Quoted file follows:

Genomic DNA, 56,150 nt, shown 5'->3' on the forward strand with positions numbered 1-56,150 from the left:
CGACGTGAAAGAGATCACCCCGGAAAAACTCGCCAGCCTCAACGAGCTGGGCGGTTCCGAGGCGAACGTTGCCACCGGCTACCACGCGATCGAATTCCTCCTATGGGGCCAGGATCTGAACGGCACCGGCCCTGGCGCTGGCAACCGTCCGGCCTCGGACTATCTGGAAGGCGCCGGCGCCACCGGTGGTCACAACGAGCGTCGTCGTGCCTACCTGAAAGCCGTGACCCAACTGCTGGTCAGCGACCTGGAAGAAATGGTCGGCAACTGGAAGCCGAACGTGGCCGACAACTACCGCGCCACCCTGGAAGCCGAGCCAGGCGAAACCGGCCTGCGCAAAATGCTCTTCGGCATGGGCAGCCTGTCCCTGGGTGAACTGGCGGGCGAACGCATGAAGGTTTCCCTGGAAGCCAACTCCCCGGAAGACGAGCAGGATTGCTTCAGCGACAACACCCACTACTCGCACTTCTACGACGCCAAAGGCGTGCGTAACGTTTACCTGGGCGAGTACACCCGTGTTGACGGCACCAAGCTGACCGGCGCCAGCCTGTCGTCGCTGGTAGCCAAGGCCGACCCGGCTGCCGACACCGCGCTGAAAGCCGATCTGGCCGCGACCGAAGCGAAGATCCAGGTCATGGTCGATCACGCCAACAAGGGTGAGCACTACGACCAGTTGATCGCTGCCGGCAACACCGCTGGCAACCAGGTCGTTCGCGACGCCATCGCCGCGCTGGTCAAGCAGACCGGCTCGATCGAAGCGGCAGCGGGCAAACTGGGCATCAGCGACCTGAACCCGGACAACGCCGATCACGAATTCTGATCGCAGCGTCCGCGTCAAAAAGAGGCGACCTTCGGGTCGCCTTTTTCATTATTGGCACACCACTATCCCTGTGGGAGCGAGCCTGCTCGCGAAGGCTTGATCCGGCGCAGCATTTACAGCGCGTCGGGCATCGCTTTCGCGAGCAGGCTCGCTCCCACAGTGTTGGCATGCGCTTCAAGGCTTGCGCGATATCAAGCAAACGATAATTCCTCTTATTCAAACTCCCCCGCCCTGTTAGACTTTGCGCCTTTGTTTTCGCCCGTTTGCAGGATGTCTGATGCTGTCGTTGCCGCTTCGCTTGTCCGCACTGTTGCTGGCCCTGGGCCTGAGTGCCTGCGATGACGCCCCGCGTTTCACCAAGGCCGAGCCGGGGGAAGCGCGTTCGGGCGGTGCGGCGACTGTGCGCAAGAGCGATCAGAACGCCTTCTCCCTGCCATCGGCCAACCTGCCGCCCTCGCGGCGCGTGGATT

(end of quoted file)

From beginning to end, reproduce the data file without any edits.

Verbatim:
Genomic DNA, 56,150 nt, shown 5'->3' on the forward strand with positions numbered 1-56,150 from the left:
CGACGTGAAAGAGATCACCCCGGAAAAACTCGCCAGCCTCAACGAGCTGGGCGGTTCCGAGGCGAACGTTGCCACCGGCTACCACGCGATCGAATTCCTCCTATGGGGCCAGGATCTGAACGGCACCGGCCCTGGCGCTGGCAACCGTCCGGCCTCGGACTATCTGGAAGGCGCCGGCGCCACCGGTGGTCACAACGAGCGTCGTCGTGCCTACCTGAAAGCCGTGACCCAACTGCTGGTCAGCGACCTGGAAGAAATGGTCGGCAACTGGAAGCCGAACGTGGCCGACAACTACCGCGCCACCCTGGAAGCCGAGCCAGGCGAAACCGGCCTGCGCAAAATGCTCTTCGGCATGGGCAGCCTGTCCCTGGGTGAACTGGCGGGCGAACGCATGAAGGTTTCCCTGGAAGCCAACTCCCCGGAAGACGAGCAGGATTGCTTCAGCGACAACACCCACTACTCGCACTTCTACGACGCCAAAGGCGTGCGTAACGTTTACCTGGGCGAGTACACCCGTGTTGACGGCACCAAGCTGACCGGCGCCAGCCTGTCGTCGCTGGTAGCCAAGGCCGACCCGGCTGCCGACACCGCGCTGAAAGCCGATCTGGCCGCGACCGAAGCGAAGATCCAGGTCATGGTCGATCACGCCAACAAGGGTGAGCACTACGACCAGTTGATCGCTGCCGGCAACACCGCTGGCAACCAGGTCGTTCGCGACGCCATCGCCGCGCTGGTCAAGCAGACCGGCTCGATCGAAGCGGCAGCGGGCAAACTGGGCATCAGCGACCTGAACCCGGACAACGCCGATCACGAATTCTGATCGCAGCGTCCGCGTCAAAAAGAGGCGACCTTCGGGTCGCCTTTTTCATTATTGGCACACCACTATCCCTGTGGGAGCGAGCCTGCTCGCGAAGGCTTGATCCGGCGCAGCATTTACAGCGCGTCGGGCATCGCTTTCGCGAGCAGGCTCGCTCCCACAGTGTTGGCATGCGCTTCAAGGCTTGCGCGATATCAAGCAAACGATAATTCCTCTTATTCAAACTCCCCCGCCCTGTTAGACTTTGCGCCTTTGTTTTCGCCCGTTTGCAGGATGTCTGATGCTGTCGTTGCCGCTTCGCTTGTCCGCACTGTTGCTGGCCCTGGGCCTGAGTGCCTGCGATGACGCCCCGCGTTTCACCAAGGCCGAGCCGGGGGAAGCGCGTTCGGGCGGTGCGGCGACTGTGCGCAAGAGCGATCAGAACGCCTTCTCCCTGCCATCGGCCAACCTGCCGCCCTCGCGGCGCGTGGATT